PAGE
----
Fruiting Bodies and Mature Basidiospores of the Stalked Puffball Mushroom, Calostoma sp.

  • Authors: Charida Pukahuta 1, Aranya Pimmongkol 2, Warinee Palasarn 3
    Affiliations: 1: Department of Biological Sciences, Ubon Ratchathani University, Ubon, Ratchatani, 34190; 2: Department of Biological Sciences, Ubon Ratchathani University, Ubon Ratchathani , 34190; 3: Department of Biological Sciences, Ubon Ratchathani University, Ubon Ratchathani , 34190
  • Citation: Charida Pukahuta, Aranya Pimmongkol, Warinee Palasarn. 2008. Fruiting bodies and mature basidiospores of the stalked puffball mushroom, calostoma sp..
  • Publication Date : April 2008
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FIG. 1.   Mature basidiospores of the stalked puffball mushroom, Calostomasp.   

FIG. 2.    Two different stages of fruiting bodies of an edible puffball mushroom, Calostoma sp.  

FIG. 3.    Immature fruiting bodies of Calostoma sp. appearing in their natural habitat.   




Mature basidiospores of the stalked puffball mushroom, Calostoma sp., are covered with protruding spines (Fig. 1).  The round basidiospores are ornamented with tapered spines, a unique microscopic morphology of some species in this genus. When the basidiospores are immature, these protruding spines link the basdiospores  with their basidia and networking mycelia in the fertile region (known as the gleba, shown in Fig. 2).  As the spores become mature, they dry and are released from the mycelial mass. The powdery spore dust is discharged through the opening of the fruiting body like ash from a miniature volcano and easily disperses to attach to the surrounding substrate.  The spores provide protection and efficiency in attaching to the substrate.     

When the immature mushroom is cut (far left in Fig. 2), the inner white part—the spore mass or gleba—containing young basidiospores and the mycelial mass which develops within a transparent gelatinous material is seen. The far right (Fig. 2) shows a mature fruiting body with a perforated spore case atop a reticulate stalk.  The natural habitat of these puffballs— low nutrient, sandy soil and decomposed leaves of a dry deciduous forest— is shown in Fig. 3.  This tropical forest type is populated with the major Dipterocarp tree species such as Shorea spp., Dipterocarpus spp. and Hopea spp.  Recent research indicates that Calostoma cinnabarinum sp. is an ectomycorrhizal mushroom (3), a type of fungus which lives in a symbiotic relationship with a plant by forming a sheath around the plant's root tips.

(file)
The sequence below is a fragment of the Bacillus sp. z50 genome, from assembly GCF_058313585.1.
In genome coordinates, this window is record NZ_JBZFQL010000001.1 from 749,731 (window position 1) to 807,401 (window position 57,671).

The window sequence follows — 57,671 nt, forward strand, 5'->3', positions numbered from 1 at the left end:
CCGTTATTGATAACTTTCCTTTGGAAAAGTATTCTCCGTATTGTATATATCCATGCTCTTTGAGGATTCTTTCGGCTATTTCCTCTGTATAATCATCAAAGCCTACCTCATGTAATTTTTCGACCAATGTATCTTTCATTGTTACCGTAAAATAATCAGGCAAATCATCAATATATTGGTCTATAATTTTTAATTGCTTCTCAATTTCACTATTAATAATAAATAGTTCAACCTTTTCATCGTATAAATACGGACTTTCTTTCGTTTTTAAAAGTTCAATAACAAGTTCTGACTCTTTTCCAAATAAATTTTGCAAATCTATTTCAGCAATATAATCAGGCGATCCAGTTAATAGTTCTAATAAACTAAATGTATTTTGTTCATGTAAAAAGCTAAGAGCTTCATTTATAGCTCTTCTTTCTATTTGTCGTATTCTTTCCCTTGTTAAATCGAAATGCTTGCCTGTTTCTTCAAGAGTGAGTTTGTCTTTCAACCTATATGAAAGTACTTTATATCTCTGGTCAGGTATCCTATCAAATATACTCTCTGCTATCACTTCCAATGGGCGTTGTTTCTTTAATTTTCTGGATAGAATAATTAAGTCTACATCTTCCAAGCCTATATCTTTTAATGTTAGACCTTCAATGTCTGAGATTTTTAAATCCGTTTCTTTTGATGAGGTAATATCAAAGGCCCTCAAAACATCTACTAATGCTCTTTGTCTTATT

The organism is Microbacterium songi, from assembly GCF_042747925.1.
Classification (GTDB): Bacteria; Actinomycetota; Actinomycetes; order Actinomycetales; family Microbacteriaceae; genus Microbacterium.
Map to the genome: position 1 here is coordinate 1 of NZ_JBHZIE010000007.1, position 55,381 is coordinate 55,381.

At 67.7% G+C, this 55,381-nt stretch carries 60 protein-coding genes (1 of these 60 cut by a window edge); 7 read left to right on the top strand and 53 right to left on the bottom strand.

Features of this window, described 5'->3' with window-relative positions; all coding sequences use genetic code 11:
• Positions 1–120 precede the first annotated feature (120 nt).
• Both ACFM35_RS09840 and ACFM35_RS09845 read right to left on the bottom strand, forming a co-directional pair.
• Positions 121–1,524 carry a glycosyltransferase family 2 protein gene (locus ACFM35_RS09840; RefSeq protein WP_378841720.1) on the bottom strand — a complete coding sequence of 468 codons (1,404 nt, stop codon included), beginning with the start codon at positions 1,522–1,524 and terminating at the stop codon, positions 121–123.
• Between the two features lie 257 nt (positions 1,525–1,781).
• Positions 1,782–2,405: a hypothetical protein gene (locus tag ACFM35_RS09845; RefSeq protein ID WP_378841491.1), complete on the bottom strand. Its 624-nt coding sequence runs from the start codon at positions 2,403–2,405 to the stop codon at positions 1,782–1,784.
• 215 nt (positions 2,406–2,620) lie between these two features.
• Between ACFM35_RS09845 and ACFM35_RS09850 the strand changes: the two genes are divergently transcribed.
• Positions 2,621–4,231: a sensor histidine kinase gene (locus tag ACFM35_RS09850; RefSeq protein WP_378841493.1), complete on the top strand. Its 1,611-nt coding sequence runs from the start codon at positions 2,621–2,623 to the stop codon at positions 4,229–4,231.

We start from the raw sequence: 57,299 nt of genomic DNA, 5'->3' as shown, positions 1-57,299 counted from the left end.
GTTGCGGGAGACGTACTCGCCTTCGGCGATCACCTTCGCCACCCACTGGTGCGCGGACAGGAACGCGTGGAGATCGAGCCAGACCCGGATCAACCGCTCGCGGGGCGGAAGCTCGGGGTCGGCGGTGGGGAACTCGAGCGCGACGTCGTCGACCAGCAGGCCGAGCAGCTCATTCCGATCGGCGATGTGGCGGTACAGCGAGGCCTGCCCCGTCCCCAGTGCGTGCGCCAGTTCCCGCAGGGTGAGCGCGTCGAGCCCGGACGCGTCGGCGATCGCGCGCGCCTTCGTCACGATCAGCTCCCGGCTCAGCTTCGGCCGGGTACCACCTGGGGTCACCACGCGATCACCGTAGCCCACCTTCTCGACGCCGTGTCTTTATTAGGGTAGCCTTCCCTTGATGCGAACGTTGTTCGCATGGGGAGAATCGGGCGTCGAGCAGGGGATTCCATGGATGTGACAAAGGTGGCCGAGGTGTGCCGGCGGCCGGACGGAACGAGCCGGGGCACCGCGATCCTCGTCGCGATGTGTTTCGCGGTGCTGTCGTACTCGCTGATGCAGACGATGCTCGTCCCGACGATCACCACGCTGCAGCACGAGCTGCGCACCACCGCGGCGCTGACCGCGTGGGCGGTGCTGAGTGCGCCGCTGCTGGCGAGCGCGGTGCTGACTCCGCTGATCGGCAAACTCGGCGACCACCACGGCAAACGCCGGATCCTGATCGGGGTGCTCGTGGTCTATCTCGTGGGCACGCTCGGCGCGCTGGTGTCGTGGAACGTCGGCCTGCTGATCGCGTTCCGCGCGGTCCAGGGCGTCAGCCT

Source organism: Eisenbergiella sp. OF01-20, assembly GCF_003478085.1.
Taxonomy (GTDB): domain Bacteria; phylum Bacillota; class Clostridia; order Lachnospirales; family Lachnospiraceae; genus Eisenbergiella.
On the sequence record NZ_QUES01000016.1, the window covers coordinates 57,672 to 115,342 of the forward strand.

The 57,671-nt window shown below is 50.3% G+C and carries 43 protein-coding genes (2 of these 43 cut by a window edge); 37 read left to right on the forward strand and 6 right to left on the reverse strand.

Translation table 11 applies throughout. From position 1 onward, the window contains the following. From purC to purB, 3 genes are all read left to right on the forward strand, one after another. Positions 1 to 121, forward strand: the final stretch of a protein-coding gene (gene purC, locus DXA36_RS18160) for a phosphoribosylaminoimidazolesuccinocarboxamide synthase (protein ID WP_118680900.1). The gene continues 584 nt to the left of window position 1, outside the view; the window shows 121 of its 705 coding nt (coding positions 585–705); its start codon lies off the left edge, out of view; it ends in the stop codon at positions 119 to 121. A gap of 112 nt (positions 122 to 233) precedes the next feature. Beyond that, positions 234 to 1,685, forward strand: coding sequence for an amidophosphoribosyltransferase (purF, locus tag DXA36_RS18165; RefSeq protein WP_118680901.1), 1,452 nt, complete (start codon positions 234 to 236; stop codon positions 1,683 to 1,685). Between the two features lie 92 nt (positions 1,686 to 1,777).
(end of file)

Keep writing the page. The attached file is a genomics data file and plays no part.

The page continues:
The fruiting bodies of Calostoma sp. were collected from natural ground habitat in a Dipterocarp forest in Thailand in October, 2004. Basidiospores were removed from the inner chamber of a mature mushroom. They were placed on a stub with adhesive tape, vacuum dried, gold coated, and observed by a Jeol scanning electron microscope at 15 kV, 5,000 x . The pictures of fruiting bodies in situ were taken by a digital camera, Pentax Optio 330. The diameter of the immature mushroom is 2.5 to 4.0 cm, while the inner part is 1.5 to 3.0 cm. The outer gelatinous layer is 0.5 to 1.0 cm thick. The stalk is hollow, 3.0 to 4.0 cm long and 1.0 to 1.5 cm thick. The diameter of a mature fruiting body is 1.5 to 2.0 cm.   


The microscopic morphology of basidiospores reflects the importance of functional morphology for their fertility. The starlike structure protects the basidiospore from unfavorable conditions, helps it to attach to the substrate, and allows it to survive in a suboptimal environment. Besides the basidiospores of puffball mushrooms, such a starlike shape is noticeably found in various taxa: algae, conidia of fungi, corals, planktons, sea stars, sea urchins, and flowering plants.


1. Hawksworth, D. L., B. C. Sutton, and G. C. Ainsworth. 1983. Ainsworth and Bisby's dictionary of fungi. Commonwealth Mycological Institute, Kew, Surrey, England.

2. Lincoff, G. 2004. Field guide to mushrooms. National Audubon Society, New York, NY.

3. Wilson , A. W., E. A. Hobbie, and D. S. Hibbitt. 2007. The ectomycorrhizal status of Calostoma cinnabarinum determined using isotopic, molecular and morphological methods. Can. J. Bot. 85(4):385–393.

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